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in some code I maintain there's XML parsing using minidom library.

For the XML structure similar to the below:

<a val="a1">
  <b val="b1">
    <c val="c1">
      Data
    </c>
  </b>
</a>

Code looks like:

for a in doc.getElementsByTagName("a"):
    aId = a.getAttribute("val").encode('ascii')
    if aId == aExpected:
        aFound = a
        break
else: # not found
    raise Exception("No A '%s' found" % aExpected)
for b in aFound.getElementsByTagName("b"):
    bId = b.getAttribute("val").encode('ascii')
    if bId == bExpected:
        bFound = b
        break
else: # not found
    raise Exception("No B '%s' found" % bExpected)
# similar for c

I wanted to use XPath to look for the data. I can do that with (ElementTree):

root.findall(".//a[@val=%s]/b[@val=%s]/c[@val=%s]" % (aExpected, bExpected, cExpected))

The code looks much nicer now. But, when no data can be found in XML, findall() returns None and I have to manually analyze file for first non-matching element.

Is there any possibility in ElementTree (or other XML API) to both use XPath and have XPath returning first point of matching failure (similarly to else clauses in original code)?

As pointed in one answer, the code may be substituted with:

aFound = root.find(".//a[@val=%r]" % (aExpected,))
if not aFound:
    raise("A not present")
bFound = aFound.find("b[@val=%r]" % (bExpected,))
if not bFound:
    raise("B not present")
cFound = bFound.find("c[@val=%r]" % (cExpected,))
if not cFound:
    raise("C not present")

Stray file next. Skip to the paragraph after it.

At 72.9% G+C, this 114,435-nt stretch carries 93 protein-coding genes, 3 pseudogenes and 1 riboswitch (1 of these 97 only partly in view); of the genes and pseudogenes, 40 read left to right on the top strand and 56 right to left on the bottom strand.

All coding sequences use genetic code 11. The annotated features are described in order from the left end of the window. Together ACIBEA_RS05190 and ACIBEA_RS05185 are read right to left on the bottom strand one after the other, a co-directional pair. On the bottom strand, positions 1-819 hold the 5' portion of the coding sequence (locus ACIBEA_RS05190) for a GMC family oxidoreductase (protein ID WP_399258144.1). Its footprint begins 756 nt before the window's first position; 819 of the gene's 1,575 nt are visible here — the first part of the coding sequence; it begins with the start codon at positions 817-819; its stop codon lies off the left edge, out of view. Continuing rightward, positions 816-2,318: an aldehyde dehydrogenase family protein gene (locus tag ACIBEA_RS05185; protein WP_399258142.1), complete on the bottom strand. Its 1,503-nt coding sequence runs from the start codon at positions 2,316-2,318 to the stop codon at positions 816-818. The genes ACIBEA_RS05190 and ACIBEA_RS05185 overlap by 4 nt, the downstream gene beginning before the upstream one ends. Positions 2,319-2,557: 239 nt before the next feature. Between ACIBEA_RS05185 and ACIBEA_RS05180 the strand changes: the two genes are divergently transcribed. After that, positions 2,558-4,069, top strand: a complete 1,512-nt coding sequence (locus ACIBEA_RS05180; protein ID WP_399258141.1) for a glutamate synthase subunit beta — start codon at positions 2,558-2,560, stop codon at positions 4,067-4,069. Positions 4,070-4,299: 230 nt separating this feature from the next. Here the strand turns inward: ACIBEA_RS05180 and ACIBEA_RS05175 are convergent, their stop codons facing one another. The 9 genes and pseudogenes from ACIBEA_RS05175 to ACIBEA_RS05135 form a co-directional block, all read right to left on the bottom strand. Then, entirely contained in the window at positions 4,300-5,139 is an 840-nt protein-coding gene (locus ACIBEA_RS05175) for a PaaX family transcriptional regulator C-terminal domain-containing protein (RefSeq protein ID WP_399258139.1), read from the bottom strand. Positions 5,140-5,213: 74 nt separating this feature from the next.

Yes, that's definitely cleaner than the original, but I was looking for a library, which would give that info to me.

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2 Answers 2

For following xml

    <a val="a1">
  <b val="b1">
    <c val="c1">
      Data
    </c>
  </b>
</a>

Works this code

import xml.etree.ElementTree as ET

file = "sample.xml"
aExpected = "a1"
bExpected = "b1"
cExpected = "c1"

tree = ET.parse(file)
root = tree.getroot()

bFound = root.find("./b[@val='" + bExpected + "']")
cFound = root.find(".//c[@val='" + cExpected + "']")

print(root)
print(bFound)
print(cFound)

Output is:

<Element 'a' at 0x02919B10>
<Element 'b' at 0x02919BD0>
<Element 'c' at 0x02919C30>

The xml.etree.ElementTree do not find anything by XPath becouse a is root element

If you want find the a element modify the xml in following way

  <root>
<a val="a1">
  <b val="b1">
    <c val="c1">
      Data
    </c>
  </b>
</a>
</root>

and code

 import xml.etree.ElementTree as ET

file = "sample.xml"
aExpected = "a1"
bExpected = "b1"
cExpected = "c1"

tree = ET.parse(file)
root = tree.getroot()

aFound = root.find("./a[@val='" + aExpected + "']")
bFound = root.find(".//b[@val='" + bExpected + "']")
cFound = root.find(".//c[@val='" + cExpected + "']")

print(aFound)
print(bFound)
print(cFound)

The result will be

<Element 'a' at 0x02919B10>
<Element 'b' at 0x02919BD0>
<Element 'c' at 0x02919C30>

Best regards

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aFound = root.findall(".//a[@val=%r]" % (aExpected,))[0]
bFound = aFound.findall("b[@val=%r]" % (bExpected,))[0]
cFound = bFound.findall("c[@val=%r]" % (cExpected,))[0]

An IndexError will be raise on the first line that finds no Elements.


Or, to avoid finding all the Elements when you only want one, use find:

aFound = root.find(".//a[@val=%r]" % (aExpected,))
bFound = aFound.find("b[@val=%r]" % (bExpected,))
cFound = bFound.find("c[@val=%r]" % (cExpected,))

Now an AttributeError (since NoneType has no find method) will be raised on the line after the one where no Element was found.

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